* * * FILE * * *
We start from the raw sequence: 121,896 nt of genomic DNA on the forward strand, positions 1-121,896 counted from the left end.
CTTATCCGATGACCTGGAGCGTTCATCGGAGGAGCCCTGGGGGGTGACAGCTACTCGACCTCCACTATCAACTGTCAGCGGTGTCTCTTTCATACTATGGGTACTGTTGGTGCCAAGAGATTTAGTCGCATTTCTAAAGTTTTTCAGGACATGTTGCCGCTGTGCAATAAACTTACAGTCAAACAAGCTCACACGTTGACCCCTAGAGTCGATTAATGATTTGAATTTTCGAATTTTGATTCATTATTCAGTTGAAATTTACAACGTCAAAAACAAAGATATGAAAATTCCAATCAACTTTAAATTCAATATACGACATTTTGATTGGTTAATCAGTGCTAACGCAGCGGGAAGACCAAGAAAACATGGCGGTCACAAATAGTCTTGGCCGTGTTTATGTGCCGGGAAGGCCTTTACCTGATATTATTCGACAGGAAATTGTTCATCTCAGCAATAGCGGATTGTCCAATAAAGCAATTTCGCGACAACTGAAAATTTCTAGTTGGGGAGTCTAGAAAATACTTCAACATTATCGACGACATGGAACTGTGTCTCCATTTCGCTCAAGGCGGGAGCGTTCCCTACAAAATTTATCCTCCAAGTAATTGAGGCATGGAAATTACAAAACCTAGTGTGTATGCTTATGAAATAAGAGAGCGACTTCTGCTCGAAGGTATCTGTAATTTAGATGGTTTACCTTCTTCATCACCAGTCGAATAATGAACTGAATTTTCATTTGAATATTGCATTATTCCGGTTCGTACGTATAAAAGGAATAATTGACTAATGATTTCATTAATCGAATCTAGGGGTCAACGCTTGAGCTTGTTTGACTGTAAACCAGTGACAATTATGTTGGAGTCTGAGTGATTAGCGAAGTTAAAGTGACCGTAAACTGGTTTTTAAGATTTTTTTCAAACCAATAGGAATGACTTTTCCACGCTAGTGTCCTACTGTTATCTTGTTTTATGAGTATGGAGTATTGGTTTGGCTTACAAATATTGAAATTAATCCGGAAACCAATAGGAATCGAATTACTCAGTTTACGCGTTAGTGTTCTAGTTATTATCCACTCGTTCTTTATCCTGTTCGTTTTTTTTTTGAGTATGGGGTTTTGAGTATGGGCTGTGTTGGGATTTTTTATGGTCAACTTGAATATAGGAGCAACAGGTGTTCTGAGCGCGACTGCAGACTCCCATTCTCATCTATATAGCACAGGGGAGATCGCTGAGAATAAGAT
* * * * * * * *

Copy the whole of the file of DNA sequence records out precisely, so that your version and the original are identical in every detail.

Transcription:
We start from the raw sequence: 121,896 nt of genomic DNA on the forward strand, positions 1-121,896 counted from the left end.
CTTATCCGATGACCTGGAGCGTTCATCGGAGGAGCCCTGGGGGGTGACAGCTACTCGACCTCCACTATCAACTGTCAGCGGTGTCTCTTTCATACTATGGGTACTGTTGGTGCCAAGAGATTTAGTCGCATTTCTAAAGTTTTTCAGGACATGTTGCCGCTGTGCAATAAACTTACAGTCAAACAAGCTCACACGTTGACCCCTAGAGTCGATTAATGATTTGAATTTTCGAATTTTGATTCATTATTCAGTTGAAATTTACAACGTCAAAAACAAAGATATGAAAATTCCAATCAACTTTAAATTCAATATACGACATTTTGATTGGTTAATCAGTGCTAACGCAGCGGGAAGACCAAGAAAACATGGCGGTCACAAATAGTCTTGGCCGTGTTTATGTGCCGGGAAGGCCTTTACCTGATATTATTCGACAGGAAATTGTTCATCTCAGCAATAGCGGATTGTCCAATAAAGCAATTTCGCGACAACTGAAAATTTCTAGTTGGGGAGTCTAGAAAATACTTCAACATTATCGACGACATGGAACTGTGTCTCCATTTCGCTCAAGGCGGGAGCGTTCCCTACAAAATTTATCCTCCAAGTAATTGAGGCATGGAAATTACAAAACCTAGTGTGTATGCTTATGAAATAAGAGAGCGACTTCTGCTCGAAGGTATCTGTAATTTAGATGGTTTACCTTCTTCATCACCAGTCGAATAATGAACTGAATTTTCATTTGAATATTGCATTATTCCGGTTCGTACGTATAAAAGGAATAATTGACTAATGATTTCATTAATCGAATCTAGGGGTCAACGCTTGAGCTTGTTTGACTGTAAACCAGTGACAATTATGTTGGAGTCTGAGTGATTAGCGAAGTTAAAGTGACCGTAAACTGGTTTTTAAGATTTTTTTCAAACCAATAGGAATGACTTTTCCACGCTAGTGTCCTACTGTTATCTTGTTTTATGAGTATGGAGTATTGGTTTGGCTTACAAATATTGAAATTAATCCGGAAACCAATAGGAATCGAATTACTCAGTTTACGCGTTAGTGTTCTAGTTATTATCCACTCGTTCTTTATCCTGTTCGTTTTTTTTTTGAGTATGGGGTTTTGAGTATGGGCTGTGTTGGGATTTTTTATGGTCAACTTGAATATAGGAGCAACAGGTGTTCTGAGCGCGACTGCAGACTCCCATTCTCATCTATATAGCACAGGGGAGATCGCTGAGAATAAGAT